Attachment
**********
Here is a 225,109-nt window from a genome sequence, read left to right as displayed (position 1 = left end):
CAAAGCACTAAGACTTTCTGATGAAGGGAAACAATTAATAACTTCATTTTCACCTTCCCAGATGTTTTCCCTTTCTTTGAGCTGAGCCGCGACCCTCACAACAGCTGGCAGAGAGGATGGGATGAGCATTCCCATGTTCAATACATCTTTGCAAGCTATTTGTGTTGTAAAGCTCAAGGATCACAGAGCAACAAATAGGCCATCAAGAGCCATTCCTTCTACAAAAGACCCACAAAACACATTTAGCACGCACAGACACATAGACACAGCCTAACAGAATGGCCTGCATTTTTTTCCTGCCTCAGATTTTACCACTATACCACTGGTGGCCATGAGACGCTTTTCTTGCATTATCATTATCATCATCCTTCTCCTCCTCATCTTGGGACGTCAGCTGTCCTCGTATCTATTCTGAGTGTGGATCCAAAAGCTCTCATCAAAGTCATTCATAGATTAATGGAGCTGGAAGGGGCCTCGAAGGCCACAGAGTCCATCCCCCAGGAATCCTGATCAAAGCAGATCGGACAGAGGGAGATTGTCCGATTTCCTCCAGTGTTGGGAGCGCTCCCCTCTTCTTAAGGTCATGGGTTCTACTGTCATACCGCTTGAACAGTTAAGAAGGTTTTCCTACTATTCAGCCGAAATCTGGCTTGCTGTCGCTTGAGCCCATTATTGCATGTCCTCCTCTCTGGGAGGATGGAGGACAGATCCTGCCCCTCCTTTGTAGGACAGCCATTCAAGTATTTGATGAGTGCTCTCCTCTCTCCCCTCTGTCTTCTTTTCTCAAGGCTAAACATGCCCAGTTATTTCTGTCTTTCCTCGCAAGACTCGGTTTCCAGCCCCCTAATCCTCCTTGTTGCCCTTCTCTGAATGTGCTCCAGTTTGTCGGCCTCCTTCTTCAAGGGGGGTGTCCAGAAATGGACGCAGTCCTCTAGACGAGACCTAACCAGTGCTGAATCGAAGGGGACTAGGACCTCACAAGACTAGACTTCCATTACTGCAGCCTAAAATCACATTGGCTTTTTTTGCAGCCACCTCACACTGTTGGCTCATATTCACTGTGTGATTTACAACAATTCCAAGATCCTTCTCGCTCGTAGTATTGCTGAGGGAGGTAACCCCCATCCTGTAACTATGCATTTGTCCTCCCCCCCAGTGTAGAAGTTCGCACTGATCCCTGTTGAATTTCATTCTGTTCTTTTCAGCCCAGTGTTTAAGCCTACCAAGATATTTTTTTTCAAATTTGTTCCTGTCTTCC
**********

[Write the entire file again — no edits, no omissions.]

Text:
Here is a 225,109-nt window from a genome sequence, read left to right as displayed (position 1 = left end):
CAAAGCACTAAGACTTTCTGATGAAGGGAAACAATTAATAACTTCATTTTCACCTTCCCAGATGTTTTCCCTTTCTTTGAGCTGAGCCGCGACCCTCACAACAGCTGGCAGAGAGGATGGGATGAGCATTCCCATGTTCAATACATCTTTGCAAGCTATTTGTGTTGTAAAGCTCAAGGATCACAGAGCAACAAATAGGCCATCAAGAGCCATTCCTTCTACAAAAGACCCACAAAACACATTTAGCACGCACAGACACATAGACACAGCCTAACAGAATGGCCTGCATTTTTTTCCTGCCTCAGATTTTACCACTATACCACTGGTGGCCATGAGACGCTTTTCTTGCATTATCATTATCATCATCCTTCTCCTCCTCATCTTGGGACGTCAGCTGTCCTCGTATCTATTCTGAGTGTGGATCCAAAAGCTCTCATCAAAGTCATTCATAGATTAATGGAGCTGGAAGGGGCCTCGAAGGCCACAGAGTCCATCCCCCAGGAATCCTGATCAAAGCAGATCGGACAGAGGGAGATTGTCCGATTTCCTCCAGTGTTGGGAGCGCTCCCCTCTTCTTAAGGTCATGGGTTCTACTGTCATACCGCTTGAACAGTTAAGAAGGTTTTCCTACTATTCAGCCGAAATCTGGCTTGCTGTCGCTTGAGCCCATTATTGCATGTCCTCCTCTCTGGGAGGATGGAGGACAGATCCTGCCCCTCCTTTGTAGGACAGCCATTCAAGTATTTGATGAGTGCTCTCCTCTCTCCCCTCTGTCTTCTTTTCTCAAGGCTAAACATGCCCAGTTATTTCTGTCTTTCCTCGCAAGACTCGGTTTCCAGCCCCCTAATCCTCCTTGTTGCCCTTCTCTGAATGTGCTCCAGTTTGTCGGCCTCCTTCTTCAAGGGGGGTGTCCAGAAATGGACGCAGTCCTCTAGACGAGACCTAACCAGTGCTGAATCGAAGGGGACTAGGACCTCACAAGACTAGACTTCCATTACTGCAGCCTAAAATCACATTGGCTTTTTTTGCAGCCACCTCACACTGTTGGCTCATATTCACTGTGTGATTTACAACAATTCCAAGATCCTTCTCGCTCGTAGTATTGCTGAGGGAGGTAACCCCCATCCTGTAACTATGCATTTGTCCTCCCCCCCAGTGTAGAAGTTCGCACTGATCCCTGTTGAATTTCATTCTGTTCTTTTCAGCCCAGTGTTTAAGCCTACCAAGATATTTTTTTTCAAATTTGTTCCTGTCTTCC